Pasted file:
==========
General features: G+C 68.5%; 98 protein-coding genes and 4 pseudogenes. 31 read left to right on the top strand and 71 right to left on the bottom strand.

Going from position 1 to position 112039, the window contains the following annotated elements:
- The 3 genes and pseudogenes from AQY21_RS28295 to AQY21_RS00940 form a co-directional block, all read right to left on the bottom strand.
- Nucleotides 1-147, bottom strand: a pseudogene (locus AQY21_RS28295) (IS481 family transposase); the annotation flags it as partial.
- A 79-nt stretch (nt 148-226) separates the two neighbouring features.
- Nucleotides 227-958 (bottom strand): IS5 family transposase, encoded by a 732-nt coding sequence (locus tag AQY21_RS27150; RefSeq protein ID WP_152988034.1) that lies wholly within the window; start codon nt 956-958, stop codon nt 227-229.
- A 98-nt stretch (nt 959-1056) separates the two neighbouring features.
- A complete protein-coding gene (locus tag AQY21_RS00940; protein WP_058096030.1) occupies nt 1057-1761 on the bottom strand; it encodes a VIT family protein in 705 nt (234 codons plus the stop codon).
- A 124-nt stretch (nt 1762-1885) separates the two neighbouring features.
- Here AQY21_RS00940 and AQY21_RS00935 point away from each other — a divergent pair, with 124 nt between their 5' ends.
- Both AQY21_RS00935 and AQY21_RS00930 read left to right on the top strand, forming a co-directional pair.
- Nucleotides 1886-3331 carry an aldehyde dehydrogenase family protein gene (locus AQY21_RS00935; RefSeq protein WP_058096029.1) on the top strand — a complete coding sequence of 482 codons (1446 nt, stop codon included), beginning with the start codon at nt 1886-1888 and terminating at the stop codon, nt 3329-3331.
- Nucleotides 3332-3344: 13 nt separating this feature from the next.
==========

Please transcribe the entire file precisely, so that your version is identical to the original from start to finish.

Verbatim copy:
General features: G+C 68.5%; 98 protein-coding genes and 4 pseudogenes. 31 read left to right on the top strand and 71 right to left on the bottom strand.

Going from position 1 to position 112039, the window contains the following annotated elements:
- The 3 genes and pseudogenes from AQY21_RS28295 to AQY21_RS00940 form a co-directional block, all read right to left on the bottom strand.
- Nucleotides 1-147, bottom strand: a pseudogene (locus AQY21_RS28295) (IS481 family transposase); the annotation flags it as partial.
- A 79-nt stretch (nt 148-226) separates the two neighbouring features.
- Nucleotides 227-958 (bottom strand): IS5 family transposase, encoded by a 732-nt coding sequence (locus tag AQY21_RS27150; RefSeq protein ID WP_152988034.1) that lies wholly within the window; start codon nt 956-958, stop codon nt 227-229.
- A 98-nt stretch (nt 959-1056) separates the two neighbouring features.
- A complete protein-coding gene (locus tag AQY21_RS00940; protein WP_058096030.1) occupies nt 1057-1761 on the bottom strand; it encodes a VIT family protein in 705 nt (234 codons plus the stop codon).
- A 124-nt stretch (nt 1762-1885) separates the two neighbouring features.
- Here AQY21_RS00940 and AQY21_RS00935 point away from each other — a divergent pair, with 124 nt between their 5' ends.
- Both AQY21_RS00935 and AQY21_RS00930 read left to right on the top strand, forming a co-directional pair.
- Nucleotides 1886-3331 carry an aldehyde dehydrogenase family protein gene (locus AQY21_RS00935; RefSeq protein WP_058096029.1) on the top strand — a complete coding sequence of 482 codons (1446 nt, stop codon included), beginning with the start codon at nt 1886-1888 and terminating at the stop codon, nt 3329-3331.
- Nucleotides 3332-3344: 13 nt separating this feature from the next.